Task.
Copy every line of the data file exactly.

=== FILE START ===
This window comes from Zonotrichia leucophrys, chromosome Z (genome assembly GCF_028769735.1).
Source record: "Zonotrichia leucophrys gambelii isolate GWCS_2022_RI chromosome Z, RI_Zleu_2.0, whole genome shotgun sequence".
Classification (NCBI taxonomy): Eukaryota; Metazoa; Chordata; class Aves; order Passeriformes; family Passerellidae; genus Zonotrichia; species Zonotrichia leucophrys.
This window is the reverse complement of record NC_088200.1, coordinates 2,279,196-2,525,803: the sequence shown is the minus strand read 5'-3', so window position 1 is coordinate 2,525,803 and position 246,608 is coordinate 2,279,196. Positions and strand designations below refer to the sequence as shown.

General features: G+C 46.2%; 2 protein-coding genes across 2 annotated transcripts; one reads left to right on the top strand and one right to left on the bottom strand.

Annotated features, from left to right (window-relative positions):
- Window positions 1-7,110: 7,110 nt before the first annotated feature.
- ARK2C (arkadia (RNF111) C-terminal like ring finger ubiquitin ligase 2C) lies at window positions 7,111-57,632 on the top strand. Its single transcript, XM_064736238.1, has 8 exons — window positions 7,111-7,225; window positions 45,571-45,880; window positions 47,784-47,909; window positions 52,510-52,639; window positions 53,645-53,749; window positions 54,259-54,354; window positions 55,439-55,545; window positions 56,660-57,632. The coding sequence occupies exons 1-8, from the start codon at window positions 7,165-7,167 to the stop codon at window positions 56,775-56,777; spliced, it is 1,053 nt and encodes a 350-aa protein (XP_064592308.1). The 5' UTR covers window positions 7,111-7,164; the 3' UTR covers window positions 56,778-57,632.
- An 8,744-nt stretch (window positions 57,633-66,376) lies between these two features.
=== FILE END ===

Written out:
This window comes from Zonotrichia leucophrys, chromosome Z (genome assembly GCF_028769735.1).
Source record: "Zonotrichia leucophrys gambelii isolate GWCS_2022_RI chromosome Z, RI_Zleu_2.0, whole genome shotgun sequence".
Classification (NCBI taxonomy): Eukaryota; Metazoa; Chordata; class Aves; order Passeriformes; family Passerellidae; genus Zonotrichia; species Zonotrichia leucophrys.
This window is the reverse complement of record NC_088200.1, coordinates 2,279,196-2,525,803: the sequence shown is the minus strand read 5'-3', so window position 1 is coordinate 2,525,803 and position 246,608 is coordinate 2,279,196. Positions and strand designations below refer to the sequence as shown.

General features: G+C 46.2%; 2 protein-coding genes across 2 annotated transcripts; one reads left to right on the top strand and one right to left on the bottom strand.

Annotated features, from left to right (window-relative positions):
- Window positions 1-7,110: 7,110 nt before the first annotated feature.
- ARK2C (arkadia (RNF111) C-terminal like ring finger ubiquitin ligase 2C) lies at window positions 7,111-57,632 on the top strand. Its single transcript, XM_064736238.1, has 8 exons — window positions 7,111-7,225; window positions 45,571-45,880; window positions 47,784-47,909; window positions 52,510-52,639; window positions 53,645-53,749; window positions 54,259-54,354; window positions 55,439-55,545; window positions 56,660-57,632. The coding sequence occupies exons 1-8, from the start codon at window positions 7,165-7,167 to the stop codon at window positions 56,775-56,777; spliced, it is 1,053 nt and encodes a 350-aa protein (XP_064592308.1). The 5' UTR covers window positions 7,111-7,164; the 3' UTR covers window positions 56,778-57,632.
- An 8,744-nt stretch (window positions 57,633-66,376) lies between these two features.